A new preliminary study in Canada examines how technology used in hospitals can boost protocol compliance rates on poultry farms.
No matter the type of farm, or generally where it’s located around the world, compliance with biosecurity protocols needs improvement. Yes, it is boosted upward at the time of an outbreak, but inevitably it drops down again. Compliance is complex, noted Dr Manon Racicot, a veterinary epidemiologist at the Canadian Food Inspection Agency and an adjunct professor in the Faculty of Veterinary Medicine at the University of Montréal in Quebec, Canada. Dr Racicot has conducted several biosecurity studies with Dr Jean-Pierre Vaillancourt, professor in the university’s ‘Research Group on the Epidemiology of Zoonoses and Public Health.’
Compliance is boosted to some extent by holding regular on-farm training and review meetings, also if the information is presented as being important. The use of cameras can help in some instances, but Dr Racicot noted that even in situations where workers accepted them (and were used to reward and not to punish), it’s not feasible because a manager would have to carefully watch a great deal of footage. Providing adequate resources (adequate hand sanitiser, etc.) is also important in achieving biosecurity protocol compliance on farm. It is also aided by signs and other reminders, but they lose effect over time.
The lack of an effective solution is why Dr Racicot is studying the application of instantaneous feedback, which has been shown to be a powerful compliance tool in many settings. She recently had an RFID tag system (similar to that which is being used to monitor healthcare workers in hospitals, tracking whether they visit hand-washing stations) in a barn in Quebec.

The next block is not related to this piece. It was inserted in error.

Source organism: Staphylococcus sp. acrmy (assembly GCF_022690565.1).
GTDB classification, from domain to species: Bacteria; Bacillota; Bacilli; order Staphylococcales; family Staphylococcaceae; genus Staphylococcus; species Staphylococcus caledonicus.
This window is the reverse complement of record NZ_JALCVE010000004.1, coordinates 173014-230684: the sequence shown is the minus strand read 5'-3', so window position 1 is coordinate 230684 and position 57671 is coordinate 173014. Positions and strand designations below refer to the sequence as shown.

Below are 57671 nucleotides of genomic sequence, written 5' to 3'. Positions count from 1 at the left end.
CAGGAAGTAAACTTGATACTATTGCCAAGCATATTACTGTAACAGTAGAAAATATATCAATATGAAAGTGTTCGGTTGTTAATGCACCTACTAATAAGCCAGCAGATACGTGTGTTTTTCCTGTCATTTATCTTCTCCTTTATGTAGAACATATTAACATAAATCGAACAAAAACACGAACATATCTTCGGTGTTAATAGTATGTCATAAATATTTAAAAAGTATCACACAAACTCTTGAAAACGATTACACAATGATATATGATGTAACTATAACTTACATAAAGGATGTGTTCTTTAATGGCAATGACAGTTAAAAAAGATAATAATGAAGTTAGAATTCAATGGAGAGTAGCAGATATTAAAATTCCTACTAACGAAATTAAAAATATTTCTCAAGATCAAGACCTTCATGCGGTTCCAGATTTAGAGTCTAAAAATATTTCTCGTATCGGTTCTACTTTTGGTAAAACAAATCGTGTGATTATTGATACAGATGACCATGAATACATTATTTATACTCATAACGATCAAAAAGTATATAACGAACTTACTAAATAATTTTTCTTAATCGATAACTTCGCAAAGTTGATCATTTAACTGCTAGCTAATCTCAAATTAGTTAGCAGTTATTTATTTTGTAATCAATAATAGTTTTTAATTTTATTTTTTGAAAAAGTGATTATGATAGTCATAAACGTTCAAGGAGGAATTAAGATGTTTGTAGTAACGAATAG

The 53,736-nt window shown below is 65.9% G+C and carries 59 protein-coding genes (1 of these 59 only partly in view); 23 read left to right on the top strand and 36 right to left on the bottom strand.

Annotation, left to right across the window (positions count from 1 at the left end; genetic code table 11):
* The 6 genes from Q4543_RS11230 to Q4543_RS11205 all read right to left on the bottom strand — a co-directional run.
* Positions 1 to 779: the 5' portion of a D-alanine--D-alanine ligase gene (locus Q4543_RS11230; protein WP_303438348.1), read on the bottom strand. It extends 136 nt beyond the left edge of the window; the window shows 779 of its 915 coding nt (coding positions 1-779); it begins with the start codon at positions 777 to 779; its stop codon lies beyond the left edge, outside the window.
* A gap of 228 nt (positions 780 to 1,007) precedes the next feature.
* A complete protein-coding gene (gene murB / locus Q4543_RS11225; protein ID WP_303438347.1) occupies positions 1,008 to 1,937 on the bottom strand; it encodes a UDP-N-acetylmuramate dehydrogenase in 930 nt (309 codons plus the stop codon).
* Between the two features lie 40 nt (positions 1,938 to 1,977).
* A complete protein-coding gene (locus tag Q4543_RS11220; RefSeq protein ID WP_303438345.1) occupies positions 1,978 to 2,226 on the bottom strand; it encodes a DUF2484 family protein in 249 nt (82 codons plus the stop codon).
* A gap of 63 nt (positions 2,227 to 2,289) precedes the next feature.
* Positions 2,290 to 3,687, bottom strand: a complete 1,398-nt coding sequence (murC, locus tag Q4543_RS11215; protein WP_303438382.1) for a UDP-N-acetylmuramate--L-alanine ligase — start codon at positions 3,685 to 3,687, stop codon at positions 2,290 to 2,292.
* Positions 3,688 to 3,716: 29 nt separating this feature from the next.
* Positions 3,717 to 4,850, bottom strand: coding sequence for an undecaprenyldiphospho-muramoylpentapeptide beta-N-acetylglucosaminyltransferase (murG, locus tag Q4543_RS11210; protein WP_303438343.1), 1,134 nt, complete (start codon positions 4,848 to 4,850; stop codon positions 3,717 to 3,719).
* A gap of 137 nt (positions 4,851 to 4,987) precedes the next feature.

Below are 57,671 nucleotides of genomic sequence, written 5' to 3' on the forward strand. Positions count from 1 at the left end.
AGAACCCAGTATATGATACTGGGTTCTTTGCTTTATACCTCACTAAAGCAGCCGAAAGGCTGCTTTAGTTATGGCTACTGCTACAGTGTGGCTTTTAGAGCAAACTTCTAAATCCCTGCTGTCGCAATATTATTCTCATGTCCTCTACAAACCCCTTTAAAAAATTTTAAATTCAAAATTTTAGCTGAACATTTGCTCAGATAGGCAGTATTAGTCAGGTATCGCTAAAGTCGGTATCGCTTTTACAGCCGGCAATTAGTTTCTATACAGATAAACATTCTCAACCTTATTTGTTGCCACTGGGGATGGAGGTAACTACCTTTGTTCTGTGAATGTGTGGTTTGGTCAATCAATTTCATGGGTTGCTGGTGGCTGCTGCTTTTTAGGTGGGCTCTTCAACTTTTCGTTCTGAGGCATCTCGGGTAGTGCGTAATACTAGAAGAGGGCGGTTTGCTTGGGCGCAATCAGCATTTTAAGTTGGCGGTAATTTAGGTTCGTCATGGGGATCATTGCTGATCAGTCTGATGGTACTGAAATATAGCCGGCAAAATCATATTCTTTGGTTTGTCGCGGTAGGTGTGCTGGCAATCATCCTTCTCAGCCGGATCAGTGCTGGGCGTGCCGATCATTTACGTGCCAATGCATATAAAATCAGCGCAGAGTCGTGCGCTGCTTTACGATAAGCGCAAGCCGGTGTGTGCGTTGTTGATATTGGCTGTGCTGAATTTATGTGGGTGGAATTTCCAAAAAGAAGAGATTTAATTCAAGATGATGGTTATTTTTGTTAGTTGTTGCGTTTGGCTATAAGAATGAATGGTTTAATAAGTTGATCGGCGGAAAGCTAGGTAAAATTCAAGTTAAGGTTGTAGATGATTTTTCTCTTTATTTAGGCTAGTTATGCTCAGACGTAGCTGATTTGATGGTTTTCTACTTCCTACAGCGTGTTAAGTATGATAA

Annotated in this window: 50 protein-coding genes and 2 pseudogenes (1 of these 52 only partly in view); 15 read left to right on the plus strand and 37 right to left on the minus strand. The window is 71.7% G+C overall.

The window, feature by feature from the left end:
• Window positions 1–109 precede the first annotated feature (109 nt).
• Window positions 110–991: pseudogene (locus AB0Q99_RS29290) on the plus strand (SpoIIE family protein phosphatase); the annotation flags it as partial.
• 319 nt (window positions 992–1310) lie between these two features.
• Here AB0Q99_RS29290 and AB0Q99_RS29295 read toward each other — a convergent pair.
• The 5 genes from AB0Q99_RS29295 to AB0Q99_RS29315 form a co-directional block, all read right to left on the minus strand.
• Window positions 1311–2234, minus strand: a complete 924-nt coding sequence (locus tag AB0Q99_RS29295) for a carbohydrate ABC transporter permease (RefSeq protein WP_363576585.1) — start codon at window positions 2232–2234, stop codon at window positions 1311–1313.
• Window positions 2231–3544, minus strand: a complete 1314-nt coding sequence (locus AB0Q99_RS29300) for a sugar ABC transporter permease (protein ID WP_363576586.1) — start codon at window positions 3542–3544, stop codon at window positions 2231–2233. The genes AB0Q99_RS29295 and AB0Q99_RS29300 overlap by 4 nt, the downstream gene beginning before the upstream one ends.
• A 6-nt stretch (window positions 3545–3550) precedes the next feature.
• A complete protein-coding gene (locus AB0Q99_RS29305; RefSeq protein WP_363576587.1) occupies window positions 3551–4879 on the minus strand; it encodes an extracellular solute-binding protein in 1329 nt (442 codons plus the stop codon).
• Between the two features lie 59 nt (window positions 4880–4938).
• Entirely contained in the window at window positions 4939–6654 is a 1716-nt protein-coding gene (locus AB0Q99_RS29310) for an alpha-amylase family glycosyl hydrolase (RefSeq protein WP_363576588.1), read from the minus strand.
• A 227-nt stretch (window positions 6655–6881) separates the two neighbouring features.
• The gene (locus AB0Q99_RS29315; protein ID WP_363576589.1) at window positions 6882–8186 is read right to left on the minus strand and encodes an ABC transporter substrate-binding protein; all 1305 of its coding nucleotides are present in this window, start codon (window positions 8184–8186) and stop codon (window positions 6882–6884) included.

RFID tags were placed in the personal shoes of workers, shoes they agreed to wear en route to the farm every shift during the 2-week study. Tags were also placed in farm boots. If personal shoes entered the ‘clean zone’ in the barn entry area, the system provided instant feedback by beeping (protocols were not being followed). In addition, if the hand sanitiser dispenser was not used, the system also provided a beep.
The system worked well and more studies will follow. Reflecting on where things will go, Dr Racicot said, “Research shows that you should get feedback as close as possible to the wrong behaviour, and that’s what this provides, but there is also value in feedback reports in terms of motivation. She added, “There is a programme in France where hospital workers with RFID tags in their shoes received reports by text messages about their weekly performance with using sanitiser in each room they entered. So, I’d like to investigate whether instantaneous beeps or weekly reports work best, or both. There are no studies on this.”
Dr Racicot said, “We know there is a lot of staff turnover on farms. So instant feedback might be useful, but if there is no tracking which could lead to rewards and also if we are not motivated through our performance being compared with previous weeks and other workers, it’s not going to help. From a social science perspective, it’s well established that peer comparison and incentives work.”